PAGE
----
This week, Chinese Premier Li Keqiang visited India in his first official overseas trip, vowing to enhance bilateral trade relations and ease tensions in the wake of a recent border dispute between the two countries. In an email interview, Arvind Panagariya, a professor of economics and Indian political economy at Columbia University, explained the recent trajectory of India-China trade relations.
WPR: What is the current state of trade relations between India and China, including the value of bilateral trade, balance of trade and major sectors, as well as the priority both sides place on bilateral trade?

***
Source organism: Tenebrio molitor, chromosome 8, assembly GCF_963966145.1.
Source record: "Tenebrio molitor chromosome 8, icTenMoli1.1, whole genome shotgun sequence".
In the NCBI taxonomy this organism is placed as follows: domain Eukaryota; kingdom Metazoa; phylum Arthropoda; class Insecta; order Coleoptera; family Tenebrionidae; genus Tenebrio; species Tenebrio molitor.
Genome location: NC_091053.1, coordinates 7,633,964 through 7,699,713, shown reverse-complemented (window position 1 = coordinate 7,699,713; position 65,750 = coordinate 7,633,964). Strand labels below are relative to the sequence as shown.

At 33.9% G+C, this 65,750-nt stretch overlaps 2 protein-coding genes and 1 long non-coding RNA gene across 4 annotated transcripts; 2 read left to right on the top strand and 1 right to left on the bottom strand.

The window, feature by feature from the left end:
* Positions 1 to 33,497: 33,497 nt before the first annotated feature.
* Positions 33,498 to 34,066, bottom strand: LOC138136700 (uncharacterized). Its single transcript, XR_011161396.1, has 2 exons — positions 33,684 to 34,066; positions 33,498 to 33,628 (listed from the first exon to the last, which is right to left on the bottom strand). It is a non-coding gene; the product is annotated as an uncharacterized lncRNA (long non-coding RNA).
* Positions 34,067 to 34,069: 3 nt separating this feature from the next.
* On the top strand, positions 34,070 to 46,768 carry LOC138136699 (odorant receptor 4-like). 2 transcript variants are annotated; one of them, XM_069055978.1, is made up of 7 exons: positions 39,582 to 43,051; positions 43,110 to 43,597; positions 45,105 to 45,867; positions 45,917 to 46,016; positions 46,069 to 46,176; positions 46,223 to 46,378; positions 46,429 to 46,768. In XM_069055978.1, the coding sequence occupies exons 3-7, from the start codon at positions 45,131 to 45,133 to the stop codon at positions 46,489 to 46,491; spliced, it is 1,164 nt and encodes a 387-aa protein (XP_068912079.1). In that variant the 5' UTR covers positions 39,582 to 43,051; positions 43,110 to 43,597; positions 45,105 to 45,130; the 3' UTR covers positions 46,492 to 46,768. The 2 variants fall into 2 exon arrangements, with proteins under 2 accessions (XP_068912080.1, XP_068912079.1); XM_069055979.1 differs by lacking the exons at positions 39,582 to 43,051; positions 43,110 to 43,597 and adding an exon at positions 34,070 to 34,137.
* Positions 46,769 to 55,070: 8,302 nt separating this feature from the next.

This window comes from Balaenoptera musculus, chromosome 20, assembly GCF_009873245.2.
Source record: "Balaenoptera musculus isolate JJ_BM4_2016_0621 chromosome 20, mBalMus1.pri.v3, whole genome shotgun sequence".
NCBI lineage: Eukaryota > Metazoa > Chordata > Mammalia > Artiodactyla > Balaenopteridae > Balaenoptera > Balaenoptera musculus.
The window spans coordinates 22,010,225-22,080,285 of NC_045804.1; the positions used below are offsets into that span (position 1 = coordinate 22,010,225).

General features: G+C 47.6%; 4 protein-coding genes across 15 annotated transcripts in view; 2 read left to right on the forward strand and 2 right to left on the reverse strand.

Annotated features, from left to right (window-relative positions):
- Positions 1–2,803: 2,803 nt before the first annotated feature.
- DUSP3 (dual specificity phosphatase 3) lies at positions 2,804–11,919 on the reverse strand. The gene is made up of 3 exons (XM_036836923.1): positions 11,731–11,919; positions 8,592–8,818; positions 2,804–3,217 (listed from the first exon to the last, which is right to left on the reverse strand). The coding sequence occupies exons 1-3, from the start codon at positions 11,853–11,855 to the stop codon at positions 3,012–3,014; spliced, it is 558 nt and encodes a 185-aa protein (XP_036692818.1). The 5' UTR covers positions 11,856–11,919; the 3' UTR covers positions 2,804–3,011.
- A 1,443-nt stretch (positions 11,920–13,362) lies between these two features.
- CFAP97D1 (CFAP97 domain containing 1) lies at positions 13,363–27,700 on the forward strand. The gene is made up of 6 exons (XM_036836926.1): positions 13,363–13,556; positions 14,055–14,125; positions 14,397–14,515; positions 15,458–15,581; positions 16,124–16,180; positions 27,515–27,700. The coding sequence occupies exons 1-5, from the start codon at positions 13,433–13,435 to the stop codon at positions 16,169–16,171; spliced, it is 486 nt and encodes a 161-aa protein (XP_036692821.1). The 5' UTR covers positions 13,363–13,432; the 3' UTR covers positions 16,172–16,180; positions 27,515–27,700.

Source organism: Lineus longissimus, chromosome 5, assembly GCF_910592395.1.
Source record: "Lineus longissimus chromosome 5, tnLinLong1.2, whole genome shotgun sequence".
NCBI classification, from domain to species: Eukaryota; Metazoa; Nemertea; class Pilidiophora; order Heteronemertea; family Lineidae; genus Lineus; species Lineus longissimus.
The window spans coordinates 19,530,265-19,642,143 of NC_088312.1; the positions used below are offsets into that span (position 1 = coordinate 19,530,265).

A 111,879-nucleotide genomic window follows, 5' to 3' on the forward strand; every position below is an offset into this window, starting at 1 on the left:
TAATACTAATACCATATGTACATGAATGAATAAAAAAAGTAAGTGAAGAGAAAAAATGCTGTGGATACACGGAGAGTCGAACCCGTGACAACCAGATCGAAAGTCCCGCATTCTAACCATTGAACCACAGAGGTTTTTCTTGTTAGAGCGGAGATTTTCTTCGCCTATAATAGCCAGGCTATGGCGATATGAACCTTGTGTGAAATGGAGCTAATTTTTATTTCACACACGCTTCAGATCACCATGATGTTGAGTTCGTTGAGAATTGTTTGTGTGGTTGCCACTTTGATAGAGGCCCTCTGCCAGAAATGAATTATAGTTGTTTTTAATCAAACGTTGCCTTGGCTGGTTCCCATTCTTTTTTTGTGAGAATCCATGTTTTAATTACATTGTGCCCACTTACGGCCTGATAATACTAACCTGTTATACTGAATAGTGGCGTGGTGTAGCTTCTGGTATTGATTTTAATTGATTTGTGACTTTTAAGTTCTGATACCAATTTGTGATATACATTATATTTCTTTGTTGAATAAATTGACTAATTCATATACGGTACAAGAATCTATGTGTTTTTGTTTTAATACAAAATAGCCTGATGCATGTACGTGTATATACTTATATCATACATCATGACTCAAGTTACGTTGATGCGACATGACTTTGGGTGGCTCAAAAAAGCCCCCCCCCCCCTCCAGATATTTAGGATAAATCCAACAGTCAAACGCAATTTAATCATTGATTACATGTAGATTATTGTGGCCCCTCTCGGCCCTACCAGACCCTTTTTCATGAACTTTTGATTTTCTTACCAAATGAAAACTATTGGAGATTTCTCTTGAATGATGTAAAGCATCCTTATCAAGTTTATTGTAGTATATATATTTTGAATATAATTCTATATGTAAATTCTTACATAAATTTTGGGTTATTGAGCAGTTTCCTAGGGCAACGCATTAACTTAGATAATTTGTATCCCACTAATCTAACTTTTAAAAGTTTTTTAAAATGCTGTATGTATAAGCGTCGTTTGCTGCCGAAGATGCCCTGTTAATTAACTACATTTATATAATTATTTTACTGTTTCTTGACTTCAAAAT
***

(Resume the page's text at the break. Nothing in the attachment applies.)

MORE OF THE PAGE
Arvind Panagariya: Bilateral trade between India and China in 2012 was $67 billion. India’s exports to China in 2012 were $18.8 billion and its imports from China $47.7 billion, with a large bilateral trade deficit of $28.9 billion. India’s major exports include iron ore, slag and ash; cotton including cotton yarn and woven fabric; copper and copper manufactures; pearls, precious stones and precious metals; and organic chemicals. Its imports are nuclear reactors, boilers and machinery; electric machinery and sound equipment; organic chemicals; fertilizers; iron and steel and articles thereof; and optical, photographic, precision, medical and surgical instruments. India would like to see its bilateral trade deficit with China shrink and would also like to be able to export more pharmaceutical and information technology products to China.